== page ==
Reports

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Economy, Transportation

June 2022 —

New York City’s transportation and warehousing sector regained 82% of its pandemic job losses as of April 2022. The sector’s relatively strong job gains over the past two years were fueled by increased demand for moving goods rather than people during the pandemic. An explosion in e⁠-⁠commerce led the growth in the courier and messenger, and warehousing and storage subsectors, which now well exceed pre-pandemic employment levels.

Budget & Finances

June 2022 —

New York City’s FY 2023 Budget and April Financial Plan shows the city has benefited from stronger-than-anticipated tax collections, outsized federal grant revenue from relief programs, savings in pension contributions from extraordinary asset gains in FY 2021, and announced additional savings programs, including significant vacancy reductions. However, better-than-projected fiscal performance may be short-lived amid inflation, geopolitical tension and supply chain issues.

Economy

May 2022 —

New York City lags the rest of the State and the nation in restoring pandemic job losses and in rebounding to pre-pandemic levels of unemployment. The recovery has also been uneven, with high-wage economic sectors generally faring better than low-wage sectors. This report aims to understand the main differences in labor force participation among the City’s workers and the reasons for the City’s slow recovery when compared to rest of the State and the nation.

Economy, Neighborhood Profile

May 2022 —

From 2010 to 2020, Brooklyn experienced substantial economic growth, with employment and business growth rates outpacing the rest of New York City. However, the pandemic halted its economic progress and exacerbated existing inequalities in the borough. Brooklyn’s economy is showing signs of recovering to pre-pandemic levels, but City and State officials will need to collaborate with community leaders to ensure an equitable recovery.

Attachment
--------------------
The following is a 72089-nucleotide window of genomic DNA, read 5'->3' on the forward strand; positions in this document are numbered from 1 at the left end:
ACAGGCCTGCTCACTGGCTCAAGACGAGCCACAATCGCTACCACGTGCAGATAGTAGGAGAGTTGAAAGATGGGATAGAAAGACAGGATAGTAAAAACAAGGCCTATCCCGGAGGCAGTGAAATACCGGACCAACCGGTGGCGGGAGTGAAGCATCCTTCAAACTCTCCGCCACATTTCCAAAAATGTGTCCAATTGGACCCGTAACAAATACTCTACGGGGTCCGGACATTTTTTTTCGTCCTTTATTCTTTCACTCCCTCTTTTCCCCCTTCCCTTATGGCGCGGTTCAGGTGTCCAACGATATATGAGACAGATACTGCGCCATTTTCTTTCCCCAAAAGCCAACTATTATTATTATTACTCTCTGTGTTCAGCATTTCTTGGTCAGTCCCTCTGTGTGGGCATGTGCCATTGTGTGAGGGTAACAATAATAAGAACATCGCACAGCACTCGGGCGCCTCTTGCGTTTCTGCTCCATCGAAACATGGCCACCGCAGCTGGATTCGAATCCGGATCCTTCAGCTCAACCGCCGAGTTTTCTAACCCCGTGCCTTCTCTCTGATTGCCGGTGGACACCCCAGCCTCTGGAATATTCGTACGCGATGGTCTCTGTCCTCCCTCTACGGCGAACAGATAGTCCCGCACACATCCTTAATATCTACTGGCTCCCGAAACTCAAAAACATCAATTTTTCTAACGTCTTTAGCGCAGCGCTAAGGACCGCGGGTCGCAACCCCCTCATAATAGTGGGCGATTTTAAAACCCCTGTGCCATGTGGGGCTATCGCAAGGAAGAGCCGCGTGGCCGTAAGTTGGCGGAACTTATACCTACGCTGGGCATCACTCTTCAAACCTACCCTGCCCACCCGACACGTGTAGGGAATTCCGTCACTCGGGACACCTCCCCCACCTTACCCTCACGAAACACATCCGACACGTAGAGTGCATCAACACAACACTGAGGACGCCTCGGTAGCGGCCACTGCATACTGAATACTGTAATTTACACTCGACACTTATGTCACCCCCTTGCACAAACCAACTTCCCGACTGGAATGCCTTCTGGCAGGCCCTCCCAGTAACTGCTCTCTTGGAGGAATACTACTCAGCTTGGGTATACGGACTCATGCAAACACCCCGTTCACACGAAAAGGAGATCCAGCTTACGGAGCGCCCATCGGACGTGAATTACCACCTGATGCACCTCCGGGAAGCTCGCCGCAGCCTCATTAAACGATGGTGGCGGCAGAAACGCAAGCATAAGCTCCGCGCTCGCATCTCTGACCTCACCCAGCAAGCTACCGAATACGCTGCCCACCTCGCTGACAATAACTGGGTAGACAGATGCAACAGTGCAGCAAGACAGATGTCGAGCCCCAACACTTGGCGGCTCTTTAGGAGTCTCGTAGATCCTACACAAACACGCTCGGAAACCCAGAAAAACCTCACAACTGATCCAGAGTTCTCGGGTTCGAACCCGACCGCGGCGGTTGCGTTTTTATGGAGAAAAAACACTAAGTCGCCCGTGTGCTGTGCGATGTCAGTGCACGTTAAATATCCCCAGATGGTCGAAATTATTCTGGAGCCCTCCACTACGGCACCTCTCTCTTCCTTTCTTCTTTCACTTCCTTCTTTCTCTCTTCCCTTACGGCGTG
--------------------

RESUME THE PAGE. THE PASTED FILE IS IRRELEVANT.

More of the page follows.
Budget & Finances, Infrastructure, Transportation

April 2022 —

Despite unprecedented federal aid, the MTA is still faced with determining how it will close its budget gaps in the future. If riders do not return faster than the MTA projects, or if new sources of revenue are not found, rising debt payments could force the MTA to close future budget gaps through service cuts, greater than planned fare hikes, or delays to critical capital projects.

Economy

April 2022 —

Accelerating consumer price increases beginning in the spring of 2021 have led to the highest inflation rate in 30 years in the New York City Metropolitan Area. Consumer spending habits have already shifted, and persistent inflation on essential household items, such as housing and food, will limit purchasing power and squeeze household budgets absent stronger wage growth.

Wall Street

March 2022 —

The average bonus paid to employees in New York City’s securities industry for 2021 grew to $257,500, a 20% jump over the previous year’s record high. The estimated bonuses paid out on Wall Street are higher than the city’s most recent 15.7% growth projection, and should help the city exceed its expected revenue from income taxes.

Budget & Finances

March 2022 —

The February Plan benefits from New York City’s continued economic resilience in 2021 and includes more proactive planning to fund budget risks and generate savings. The City is expecting to generate a surplus of $3.7 billion in fiscal year 2022 due to federal aid, better-than-projected tax revenues, and planned savings. The surplus could reach at least $4.5 billion if revenue and spending remain on their current tracks.

Economy

March 2022 —

The COVID-19 pandemic hit New York City particularly hard, causing massive job losses at major employers such as restaurants, hotels and retail stores. These dashboards follow a series of reports released over the past two years tracking economic data and the effect of the pandemic on these critical sectors and will help identify areas of weakness as well as positive developments.

Arts, Entertainment and Recreation | Construction | Office | Restaurant | Retail | Securities | Tourism | Transportation and Warehousing

Budget & Finances

February 2022 —